Some legal experts are growing anxious about how long it is taking a D.C. Circuit Court of Appeals panel to rule on former President Donald Trump’s presidential immunity claim.
Trump appealed U.S. District Judge Tanya Chutkan’s ruling rejecting his argument that presidential immunity shields him from election subversion charges because he committed the acts while in office. A three-judge panel heard arguments last month but has not issued a ruling as the case remains stayed. Any ruling is expected to be appealed to the Supreme Court.
“I am officially now at the freakout stage. I’ve resisted that for a long time,” former acting Solicitor General Neal Katyal told MSNBC on Sunday, calling the delay a “real problem.”
“I think we’re now at the point, to use a different legal phrase, that ‘justice delayed is justice denied,’” Katyal said. “I can’t imagine a more compelling need for speed than the idea that American citizens deserve to know before the election whether a candidate for office is a felon and an insurrectionist. And it’s even more galling to me because this is an easy case. There is no responsible constitutional scholar who thinks Donald Trump is right, that there is absolute immunity.”
Former federal prosecutor Andrew Weissmann, who served on special counsel Bob Mueller’s team, said he was “in violent agreement” with Katyal, arguing that there “really is no reason” for the delay since Trump’s immunity claim is “absurd” and “preposterous.”
But Georgia State Law Prof. Anthony Michael Kreis argued that there is no reason to freak out just yet, noting that the court is considering “three other issues in addition to the immunity claim.”
“Far from delaying, judges are working a relative lightning speed. Would I like to have had a decision already? Yes. Is there a huge difference between waiting 14 days or 30? No,” he tweeted. “If a month goes by without any word, then I’ll start to get anxious. But, I think the prospect of a well reasoned decision that gets a cert denial from SCOTUS is better than a quick decision that causes a real delay.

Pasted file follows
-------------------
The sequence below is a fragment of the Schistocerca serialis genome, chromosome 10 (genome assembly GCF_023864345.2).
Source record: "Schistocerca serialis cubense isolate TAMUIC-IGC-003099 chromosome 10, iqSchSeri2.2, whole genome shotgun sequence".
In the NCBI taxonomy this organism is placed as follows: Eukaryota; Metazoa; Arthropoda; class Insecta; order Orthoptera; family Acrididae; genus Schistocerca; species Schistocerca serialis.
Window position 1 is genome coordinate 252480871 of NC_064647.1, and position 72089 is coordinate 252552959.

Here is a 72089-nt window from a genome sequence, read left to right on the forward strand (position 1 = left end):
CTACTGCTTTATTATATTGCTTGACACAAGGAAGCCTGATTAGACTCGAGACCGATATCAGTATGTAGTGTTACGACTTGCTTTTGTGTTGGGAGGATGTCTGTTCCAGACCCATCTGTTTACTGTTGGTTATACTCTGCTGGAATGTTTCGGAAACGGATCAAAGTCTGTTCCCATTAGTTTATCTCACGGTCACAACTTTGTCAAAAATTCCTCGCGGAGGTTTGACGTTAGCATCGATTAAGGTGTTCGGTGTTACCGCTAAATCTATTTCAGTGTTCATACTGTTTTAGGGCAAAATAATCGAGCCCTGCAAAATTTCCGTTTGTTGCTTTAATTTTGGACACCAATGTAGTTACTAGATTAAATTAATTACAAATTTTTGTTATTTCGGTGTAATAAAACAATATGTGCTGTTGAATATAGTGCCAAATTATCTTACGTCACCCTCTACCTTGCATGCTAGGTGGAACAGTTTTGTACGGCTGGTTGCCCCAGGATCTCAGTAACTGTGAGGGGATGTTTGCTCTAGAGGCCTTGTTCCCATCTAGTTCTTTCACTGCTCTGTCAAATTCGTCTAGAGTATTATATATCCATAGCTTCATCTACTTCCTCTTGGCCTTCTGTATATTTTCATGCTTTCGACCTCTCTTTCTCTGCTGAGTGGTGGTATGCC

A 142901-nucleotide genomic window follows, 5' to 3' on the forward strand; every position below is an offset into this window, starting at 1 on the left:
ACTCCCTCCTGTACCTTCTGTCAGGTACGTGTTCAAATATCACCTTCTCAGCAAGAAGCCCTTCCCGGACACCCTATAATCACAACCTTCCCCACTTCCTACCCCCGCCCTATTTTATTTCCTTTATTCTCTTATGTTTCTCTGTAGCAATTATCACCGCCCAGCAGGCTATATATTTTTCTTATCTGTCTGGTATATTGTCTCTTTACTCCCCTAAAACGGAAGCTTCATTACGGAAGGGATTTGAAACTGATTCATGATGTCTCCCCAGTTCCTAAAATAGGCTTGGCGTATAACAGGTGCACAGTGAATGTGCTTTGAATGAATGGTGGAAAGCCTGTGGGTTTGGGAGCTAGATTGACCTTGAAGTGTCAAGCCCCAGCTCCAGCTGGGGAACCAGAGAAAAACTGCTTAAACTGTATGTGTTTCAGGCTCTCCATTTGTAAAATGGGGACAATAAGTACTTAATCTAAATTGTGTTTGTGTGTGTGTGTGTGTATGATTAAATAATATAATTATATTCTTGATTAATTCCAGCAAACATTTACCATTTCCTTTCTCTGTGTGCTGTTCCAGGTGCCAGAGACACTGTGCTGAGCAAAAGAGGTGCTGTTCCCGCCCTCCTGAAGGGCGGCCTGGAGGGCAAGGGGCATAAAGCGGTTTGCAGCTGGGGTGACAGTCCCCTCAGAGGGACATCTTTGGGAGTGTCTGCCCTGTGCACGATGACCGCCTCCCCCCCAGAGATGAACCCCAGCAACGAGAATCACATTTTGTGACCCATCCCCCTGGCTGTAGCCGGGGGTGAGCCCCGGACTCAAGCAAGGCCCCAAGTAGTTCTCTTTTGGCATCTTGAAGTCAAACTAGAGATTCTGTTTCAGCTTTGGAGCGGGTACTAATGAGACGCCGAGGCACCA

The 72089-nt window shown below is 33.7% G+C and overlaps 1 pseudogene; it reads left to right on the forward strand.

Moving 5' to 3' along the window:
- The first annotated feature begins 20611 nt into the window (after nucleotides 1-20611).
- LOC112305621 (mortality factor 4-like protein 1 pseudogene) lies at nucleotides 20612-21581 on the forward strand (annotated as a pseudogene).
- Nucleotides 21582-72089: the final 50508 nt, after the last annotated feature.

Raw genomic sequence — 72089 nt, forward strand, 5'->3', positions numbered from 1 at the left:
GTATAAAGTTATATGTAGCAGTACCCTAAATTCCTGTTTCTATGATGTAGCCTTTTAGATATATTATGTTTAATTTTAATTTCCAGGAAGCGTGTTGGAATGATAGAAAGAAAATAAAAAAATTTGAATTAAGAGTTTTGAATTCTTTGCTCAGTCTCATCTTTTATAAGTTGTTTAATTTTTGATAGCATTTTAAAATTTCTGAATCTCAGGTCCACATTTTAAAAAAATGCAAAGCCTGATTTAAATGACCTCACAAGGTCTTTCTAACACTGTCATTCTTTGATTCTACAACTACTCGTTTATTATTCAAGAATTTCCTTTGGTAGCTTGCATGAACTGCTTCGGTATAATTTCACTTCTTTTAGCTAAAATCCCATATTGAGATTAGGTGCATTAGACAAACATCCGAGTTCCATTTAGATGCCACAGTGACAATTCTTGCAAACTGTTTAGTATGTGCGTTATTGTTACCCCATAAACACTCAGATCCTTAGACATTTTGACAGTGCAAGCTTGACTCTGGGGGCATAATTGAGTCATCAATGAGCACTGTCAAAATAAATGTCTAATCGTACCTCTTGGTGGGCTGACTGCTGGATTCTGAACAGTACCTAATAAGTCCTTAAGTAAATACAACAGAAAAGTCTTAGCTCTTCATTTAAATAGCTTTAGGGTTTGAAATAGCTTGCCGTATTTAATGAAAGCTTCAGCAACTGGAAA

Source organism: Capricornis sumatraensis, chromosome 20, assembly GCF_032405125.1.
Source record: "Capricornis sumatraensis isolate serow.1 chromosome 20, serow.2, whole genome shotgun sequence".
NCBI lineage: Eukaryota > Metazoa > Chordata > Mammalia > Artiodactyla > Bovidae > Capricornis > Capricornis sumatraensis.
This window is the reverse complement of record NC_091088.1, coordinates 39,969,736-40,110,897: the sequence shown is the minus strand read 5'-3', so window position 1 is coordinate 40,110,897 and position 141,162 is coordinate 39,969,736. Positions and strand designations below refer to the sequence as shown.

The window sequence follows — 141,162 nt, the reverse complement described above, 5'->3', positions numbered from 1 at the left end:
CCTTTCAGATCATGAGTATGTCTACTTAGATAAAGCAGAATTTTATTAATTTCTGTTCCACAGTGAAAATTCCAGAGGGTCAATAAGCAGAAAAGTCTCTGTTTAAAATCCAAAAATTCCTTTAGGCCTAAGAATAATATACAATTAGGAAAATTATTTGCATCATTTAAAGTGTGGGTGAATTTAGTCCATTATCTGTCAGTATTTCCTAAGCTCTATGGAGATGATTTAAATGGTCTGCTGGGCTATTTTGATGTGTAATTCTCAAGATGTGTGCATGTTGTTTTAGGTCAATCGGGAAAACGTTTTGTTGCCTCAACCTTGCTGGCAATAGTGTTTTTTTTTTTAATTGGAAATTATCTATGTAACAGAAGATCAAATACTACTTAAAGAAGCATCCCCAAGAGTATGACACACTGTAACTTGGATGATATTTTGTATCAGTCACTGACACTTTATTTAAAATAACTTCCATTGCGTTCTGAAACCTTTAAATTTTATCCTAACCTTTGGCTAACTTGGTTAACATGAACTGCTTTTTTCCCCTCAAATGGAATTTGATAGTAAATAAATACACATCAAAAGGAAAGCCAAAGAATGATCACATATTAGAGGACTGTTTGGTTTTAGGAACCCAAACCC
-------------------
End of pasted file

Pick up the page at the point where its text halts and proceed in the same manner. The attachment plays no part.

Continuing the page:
“Folks are not considering the major delay that would be avoided if the DC [Circuit] issues a decision that does not get a cert grant— the Supreme Court taking up an appeal is a real danger in terms of derailing the Trump trial in Washington—not a couple of extra days in the DC [Circuit],” he added.
Judge Karen Henderson, a George H.W. Bush appointee, during arguments, suggested that the case could be sent back to the trial court for more analysis on whether Trump’s indicted actions could be considered official acts.
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MSNBC legal analyst Lisa Rubin warned last week that “that would be the worst of all worlds, because that can mean sending the case back to Judge Chutkan to determine which aspects of the indictment are worthy of immunity and which are not. And that could even further elongate case beyond the appellate process.”
Rubin theorized that the other two judges assigned to the case may be “really putting some pressure on Judge Henderson to try to get on board and see if they could do something unanimously.”
National security attorney Bradley Moss predicted that either Henderson is “writing a dissent that is taking time” or the “panel is writing an epic opinion so comprehensive it’s meant to be the final word and SCOTUS won’t even take it up.”
about Trump’s immunity claim
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